By: Martianne Stanger
As soon as my children see me on the phone, it’s as if an alarm goes off in my their systems: “May day! May day! Mom’s attention is not 100% available to us!”
With that, the antics begin.
A little pointer finger pecks at one of my legs doing the S.O.S for “Mommy, Mommy, I need…” I put a single finger up to signal that I will attend to the child’s need in a minute. As I listen to hold music, a minute passes. The child cannot wait longer. The silent S.O.S becomes a patience-piercing verbal one, “Mo-om-my!”
As the whine revs up, there is a change the hold music. I think a live person may come on the line and, thus, shoot the child a “quiet-that-voice-and-stop-interrupting-now” look. The glare is heeded. The whiny voice subsides.
The hold music does to. In its place, I clearly hear an automated voice repeating “Thank you for holding. Your call will be taken in the order it was received.” I wonder how far along in the pecking order I am. Moreover, I wonder if the voice is thanking me for holding the line or thanking my child for holding my clothing, for I am now feeling a persistent tug on my skirt.
Exasperated both by the hold and by the peck-whine-tug routine, I look down at my child and about to bark a give-Mommy-some-space order, however, as soon as I see my child’s face, I realize what all the urgency has been about: Potty help is needed.
So, I soften my face to a smile, put the phone on speaker, balance it on the bathroom sink and go to help my child, all the while praying that a live agent does not come on the line just as the toilet flushes.
Luck is on my side. Hold music returns and a potty accident is averted.
Fortune is not fully mine though, for before I click the phone back to its normal mode it catches the attention of my other two children. They realize I am on the phone and, as I walk back out to the kitchen, they begin taunting each other as if on cue.
Both their volume and their physicality escalate, so I put the phone down for a brief second to peel them off one another. Just then, a live person comes on the line.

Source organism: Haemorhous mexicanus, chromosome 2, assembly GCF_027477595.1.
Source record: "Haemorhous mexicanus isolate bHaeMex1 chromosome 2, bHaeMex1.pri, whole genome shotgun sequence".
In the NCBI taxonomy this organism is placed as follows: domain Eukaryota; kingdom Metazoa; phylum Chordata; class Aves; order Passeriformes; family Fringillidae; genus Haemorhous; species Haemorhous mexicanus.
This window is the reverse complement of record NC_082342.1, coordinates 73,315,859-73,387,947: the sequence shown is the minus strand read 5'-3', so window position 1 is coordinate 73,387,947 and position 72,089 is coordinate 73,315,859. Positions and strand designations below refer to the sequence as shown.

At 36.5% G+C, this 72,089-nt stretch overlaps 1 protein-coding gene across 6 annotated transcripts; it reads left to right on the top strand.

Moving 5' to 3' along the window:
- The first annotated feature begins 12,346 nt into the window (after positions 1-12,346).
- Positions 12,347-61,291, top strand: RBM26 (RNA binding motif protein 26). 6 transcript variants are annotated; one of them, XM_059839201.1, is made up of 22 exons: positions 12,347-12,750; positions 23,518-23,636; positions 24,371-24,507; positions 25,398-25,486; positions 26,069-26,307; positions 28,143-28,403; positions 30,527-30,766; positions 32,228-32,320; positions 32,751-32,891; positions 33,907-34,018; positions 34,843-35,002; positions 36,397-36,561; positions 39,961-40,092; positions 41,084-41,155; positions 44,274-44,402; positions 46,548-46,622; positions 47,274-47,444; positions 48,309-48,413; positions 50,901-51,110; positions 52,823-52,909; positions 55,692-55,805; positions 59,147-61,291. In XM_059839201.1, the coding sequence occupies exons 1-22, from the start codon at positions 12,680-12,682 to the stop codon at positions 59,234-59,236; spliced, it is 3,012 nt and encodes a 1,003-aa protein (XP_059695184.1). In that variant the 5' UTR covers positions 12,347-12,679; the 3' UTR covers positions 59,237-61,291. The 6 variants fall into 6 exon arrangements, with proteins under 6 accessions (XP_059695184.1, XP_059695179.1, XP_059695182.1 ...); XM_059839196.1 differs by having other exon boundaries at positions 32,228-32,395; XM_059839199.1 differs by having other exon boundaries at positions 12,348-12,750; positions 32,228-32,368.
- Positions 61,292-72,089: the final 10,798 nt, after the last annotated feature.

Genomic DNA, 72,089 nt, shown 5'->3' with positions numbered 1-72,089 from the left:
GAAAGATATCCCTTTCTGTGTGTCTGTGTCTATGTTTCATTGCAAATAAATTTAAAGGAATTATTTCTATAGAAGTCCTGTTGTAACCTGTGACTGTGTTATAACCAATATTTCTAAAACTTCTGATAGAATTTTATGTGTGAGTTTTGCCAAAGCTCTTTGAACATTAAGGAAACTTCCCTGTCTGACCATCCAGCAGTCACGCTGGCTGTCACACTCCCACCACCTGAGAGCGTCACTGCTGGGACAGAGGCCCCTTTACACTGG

Not about to allow that live person to think I gave up on the long hold I have been on, I grab for the phone, choose to ignore my bickering children and walk down the hall away from their noise. That way I have a hope of hearing and being heard on the phone.
My bickering children follow a few steps behind me and so the dance begins. I talk to the agent while trying to correct and redirect the kids through looks and gestures.
The tactic works to a degree and the kids disappear into a bedroom. I return to the kitchen and with phone cradled between ear and shoulder, poise myself to take down some important information.
Just as I am about to begin writing, I am thrown off balance. A crying squawk emits from one child’s mouth as that child comes out of nowhere and nearly tackles me while seeking protection from another child who is giving chase.
A cacophony of chaos erupts. Children cry, shout, whine. I fumble for the phone that drops into the middle of the their fray.
“One minute…” I call out as I reach for it, praying that I don’t retrieve it to discover a tell-tale dial tone, which would inform me that my chin clicked the hang up button before the phone fell.
“Hello? Hel-lo-o-o? Are you still there… I’m sorry.” I suck in my breath, hoping for a response.
Relief. It comes.
“You’ve got your hands full.” The agent states the obvious.
I exhale and realize my hands at the moment are quite literally full. One on the phone and another on a child who suddenly falls silent at feeling my touch.
“Yes, my hands are full,” I proclaim as I recognize a truth more persistent than my children’s mom’s-on-the-phone antics ever could be. “And my heart, is, too.”